It is also disingenuous to describe the Longshan as Neolithic. Bronze was coming into use throughout the period and although the Shang Dynasty ware is regarded as the highpoint of the early Bronze Age in China, they were simply successful in taking it to a form of high art (see left). Stone tools are still used in China today, which is most patently not “Stone Age”, and were the norm under the Shang; it’s as if the Shang dynasty determined that bronze was for warriors and the elite only, leaving the working man with lesser materials. This process probably commenced in the later years of the Longshan culture; to begin with bronze was worked, but for basic use, as time went by it became a metal of the elite. Who is to say whether there may not have been a purge, where work implements were rounded up to be recycled into decorative pieces and expensive weapons?
A key settlement in this issue is Taosi in Shanxi, occupied for several hundred years, until around the start of the second millennium BC, by the Longshan, and another is Erlitou, which was reoccupied from around 1900BC, by a people who may have been the Xia. As archaeologists are unsure they tend to reference the Erlitou culture rather than the Xia, although most Chinese scholars seem to accept they are one and the same.
The Chinese have a fundamental problem with the period of history represented by Taosi, a major settlement, which dates from around 2500-1900BC. Erlitou, in Henan, which is almost accepted as being the first “Chinese” capital city, has a clearer pedigree, but even this is still hotly disputed. There is evidence that Erlitou was occupied in the third, second and first millennium B.C., but the period in which it attained its greatest size and dominated the Yellow River catchment was 1900-1600BC; prior to that it had been unoccupied for 600 years. These 300 years at the start of the second millennium B.C. fit neatly with some proposed dates for the Xia Dynasty, however arguments abound as to whether Erlitou was a Xia or Shang settlement. The Shang were supposedly China’s second dynasty, and they really did exist, as opposed to the Xia, the first dynasty, who existence is speculative!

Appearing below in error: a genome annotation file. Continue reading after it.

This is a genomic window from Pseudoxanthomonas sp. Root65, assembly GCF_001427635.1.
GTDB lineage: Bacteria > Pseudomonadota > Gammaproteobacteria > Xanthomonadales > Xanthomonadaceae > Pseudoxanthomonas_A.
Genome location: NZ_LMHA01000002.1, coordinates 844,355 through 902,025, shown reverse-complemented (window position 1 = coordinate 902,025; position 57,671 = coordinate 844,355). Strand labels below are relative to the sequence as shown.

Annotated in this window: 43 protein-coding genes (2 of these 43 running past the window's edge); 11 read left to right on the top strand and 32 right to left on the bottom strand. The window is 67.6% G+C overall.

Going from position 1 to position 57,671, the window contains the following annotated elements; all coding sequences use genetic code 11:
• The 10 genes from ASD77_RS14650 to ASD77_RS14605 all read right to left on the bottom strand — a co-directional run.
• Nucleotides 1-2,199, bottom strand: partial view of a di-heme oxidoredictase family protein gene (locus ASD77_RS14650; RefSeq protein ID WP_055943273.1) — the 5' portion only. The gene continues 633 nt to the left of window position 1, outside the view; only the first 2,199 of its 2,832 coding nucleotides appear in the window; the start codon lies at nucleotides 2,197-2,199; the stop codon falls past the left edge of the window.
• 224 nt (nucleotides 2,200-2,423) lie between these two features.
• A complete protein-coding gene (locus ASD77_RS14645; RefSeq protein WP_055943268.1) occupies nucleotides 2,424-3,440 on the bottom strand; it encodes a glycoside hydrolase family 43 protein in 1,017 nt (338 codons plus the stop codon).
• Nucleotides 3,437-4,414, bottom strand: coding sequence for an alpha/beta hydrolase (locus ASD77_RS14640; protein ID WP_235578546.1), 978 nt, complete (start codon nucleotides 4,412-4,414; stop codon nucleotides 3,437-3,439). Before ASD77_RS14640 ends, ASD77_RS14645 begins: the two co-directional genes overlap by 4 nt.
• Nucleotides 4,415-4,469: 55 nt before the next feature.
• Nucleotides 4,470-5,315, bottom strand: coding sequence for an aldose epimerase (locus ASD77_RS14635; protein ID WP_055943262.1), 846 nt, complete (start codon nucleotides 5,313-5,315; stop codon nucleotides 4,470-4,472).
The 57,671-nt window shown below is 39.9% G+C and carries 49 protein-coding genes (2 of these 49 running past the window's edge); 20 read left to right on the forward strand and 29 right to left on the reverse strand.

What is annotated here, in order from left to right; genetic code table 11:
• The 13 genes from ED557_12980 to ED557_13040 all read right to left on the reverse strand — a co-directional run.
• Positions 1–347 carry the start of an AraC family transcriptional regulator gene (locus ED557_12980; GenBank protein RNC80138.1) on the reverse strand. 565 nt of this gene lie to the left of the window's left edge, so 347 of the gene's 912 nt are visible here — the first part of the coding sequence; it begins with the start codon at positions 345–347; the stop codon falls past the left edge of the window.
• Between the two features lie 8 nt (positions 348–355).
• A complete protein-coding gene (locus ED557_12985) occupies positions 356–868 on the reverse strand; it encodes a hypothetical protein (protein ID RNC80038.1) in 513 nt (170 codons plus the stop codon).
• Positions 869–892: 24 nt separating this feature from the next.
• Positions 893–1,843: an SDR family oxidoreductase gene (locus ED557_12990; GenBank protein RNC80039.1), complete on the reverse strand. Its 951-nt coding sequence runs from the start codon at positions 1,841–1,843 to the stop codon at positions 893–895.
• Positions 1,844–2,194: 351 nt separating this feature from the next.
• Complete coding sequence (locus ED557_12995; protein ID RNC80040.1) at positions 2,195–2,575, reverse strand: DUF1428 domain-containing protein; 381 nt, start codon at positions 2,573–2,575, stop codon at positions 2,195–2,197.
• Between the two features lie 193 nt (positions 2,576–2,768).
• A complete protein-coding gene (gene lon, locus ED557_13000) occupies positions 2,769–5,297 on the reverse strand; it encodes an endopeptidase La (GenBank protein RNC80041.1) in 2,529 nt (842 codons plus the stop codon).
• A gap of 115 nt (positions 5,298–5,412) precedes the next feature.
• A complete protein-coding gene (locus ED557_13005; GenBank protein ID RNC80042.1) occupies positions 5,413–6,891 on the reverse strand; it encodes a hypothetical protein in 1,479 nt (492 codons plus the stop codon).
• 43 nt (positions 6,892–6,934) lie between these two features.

The Shang are very clearly a Bronze Age, hierarchical civilisation, who were competent builders of cities; they were also literate. They were overthrown by the Zhou Dynasty in 1046 BC (at last...an accurate date!). Writings by Zhou Dynasty scholars identify the Xia Dynasty, but there is a suggestion that tales of the first dynasty were works of fiction that helped the Zhou justify the overthrowing of the Shang. It is the Zhou who introduced the concept of the mandate of heaven and this has two key aspects to it; firstly that there can only be one emperor at a time and second that abuse of the power inherent in that mandate can justify the overturning of the emperor and his dynasty. It is almost certain that the mandate of heaven did not apply in Xia times but by applying it retrospectively the Zhou give themselves a precedent and justification for overthrowing the Shang. Oddly the Zhou struggled on, in one form or another, having not only abused their mandate considerably but also been superseded in all but name by other regional dynasties.
One problem for historians lies with the dating of the Xia Dynasty as beginning in 1989BC, according to the Bamboo Annals, and as early as 2205BC according to Sima Qian. These are two conflicting secondary historical sources, one written some 1500 years after the event and the other some 2000 years after, so they’re hardly red hot leads. A third date for the commencement of the Xia Dynasty can be thrown into the mix, that of 2070BC, which seems to have been dreamt up by a modern day committee. Personally I like the committees’ date the most as it provides an interestingly fit with the Taosi timeline, which was struck by internal strife and abandonment around that time, and with that of Erlitou, which was resettled shortly after.